In "Cyclops" #3, writer Greg Rucka and artist Russell Dauterman continue to develop the relationship between Scott Summers and his dad, Chris. Rucka doesn't dictate how this should be done and, as a matter of fact, steps out of the way to let Dauterman stride through the story.
Through Dauterman's art, the uneasiness between Cyclops and Corsair is visible. Rucka doesn't need to tell the readers what's going on, so instead of narrating the relationship like play-by-play commentary, Rucka sets things up in a reflective journal entry. The apprehension later seizes an opening to blossom into full-fledged fear, which Rucka has not only planted, but harvests to take "Cyclops" #3 to an emotional point that readers might not expect. I cannot speculate how much of himself Rucka is projecting into either character, but the emotions present in this comic book certainly have root in the writer's life, making them all the more palpable.
Dauterman perfectly transmits the emotions of the characters, but also dictates the level of anxiety in the story through page layout and panel construction. Like the cock-eyed camera angles from the original "Star Trek" or "Batman" television shows, Dauterman's panels pitch across the page, generating uncertain white space while accentuating the action and agitation in the panels. In lock-step with Dauterman, Chris Sotomayor's colors become more psychedelically alien the closer the Summers' ship comes to a crash-landing, culminating in wild magentas, fuchsias, teals and blues once they hit the ground. The blues are lighter in tone and aid Dauterman and Rucka in their investigation of Corsair's troubled past. Letterer Joe Caramagna has a lighter load throughout this issue, with more than a few panels and at least a pair of pages completely void of words or sound effects. Rucka, Dauterman and Sotomayor carry those scenes magnificently. When pressed into duty, however, Caramagna shows readers that he is one of the very best letterers when it comes to spirited discussions, with characters exchanging dialog over each other, visually noted by the balloons' relative presence to one another.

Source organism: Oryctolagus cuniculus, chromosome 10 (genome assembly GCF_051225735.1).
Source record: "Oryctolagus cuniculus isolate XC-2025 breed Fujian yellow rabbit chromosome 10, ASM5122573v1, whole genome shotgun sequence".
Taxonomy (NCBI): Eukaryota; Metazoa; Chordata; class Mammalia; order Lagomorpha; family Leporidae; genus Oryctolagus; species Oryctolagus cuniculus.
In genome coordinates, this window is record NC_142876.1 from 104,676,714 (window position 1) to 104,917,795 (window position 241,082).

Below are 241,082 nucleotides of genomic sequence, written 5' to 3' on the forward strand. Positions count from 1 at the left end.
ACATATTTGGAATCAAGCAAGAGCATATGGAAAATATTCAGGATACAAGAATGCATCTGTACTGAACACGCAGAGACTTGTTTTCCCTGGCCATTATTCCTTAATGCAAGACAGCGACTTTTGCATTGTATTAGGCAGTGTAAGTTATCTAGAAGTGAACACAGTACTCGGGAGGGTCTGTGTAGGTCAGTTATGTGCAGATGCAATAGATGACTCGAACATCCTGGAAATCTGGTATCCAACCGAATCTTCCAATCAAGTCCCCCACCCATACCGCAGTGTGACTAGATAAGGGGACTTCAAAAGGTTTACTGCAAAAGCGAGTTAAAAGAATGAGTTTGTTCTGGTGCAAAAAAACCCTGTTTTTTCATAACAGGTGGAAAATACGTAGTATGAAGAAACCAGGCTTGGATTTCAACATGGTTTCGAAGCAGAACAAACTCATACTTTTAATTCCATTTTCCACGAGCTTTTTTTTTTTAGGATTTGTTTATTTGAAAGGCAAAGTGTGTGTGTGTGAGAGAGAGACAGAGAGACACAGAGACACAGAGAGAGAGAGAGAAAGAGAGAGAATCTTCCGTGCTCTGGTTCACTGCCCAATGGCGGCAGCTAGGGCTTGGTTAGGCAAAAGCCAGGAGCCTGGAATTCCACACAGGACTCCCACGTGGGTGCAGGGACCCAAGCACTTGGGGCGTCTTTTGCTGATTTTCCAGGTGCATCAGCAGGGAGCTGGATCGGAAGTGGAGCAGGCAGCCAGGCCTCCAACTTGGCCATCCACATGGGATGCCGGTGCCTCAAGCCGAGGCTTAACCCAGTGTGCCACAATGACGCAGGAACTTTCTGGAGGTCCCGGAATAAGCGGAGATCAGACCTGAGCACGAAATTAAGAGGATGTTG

"Cyclops" #3 is an emotionally charged issue that works into the relationship between Corsair and Cyclops to great effect. Dauterman and Sotomayor bring their very best, helping visually elevate this comic book from others on the rack. Combining with the imagination of Rucka as he analyzes a father-son bond, the creative team has found a way to make Cyclops -- and younger Cyclops nonetheless -- a character I look forward to reading about every month. Regardless of readers' familiarity or interest in Cyclops or Corsair, this comic book is emotionally charged and easy to relate to, proving that any character can be an interesting character is handled the right way. And drawn by the right artist.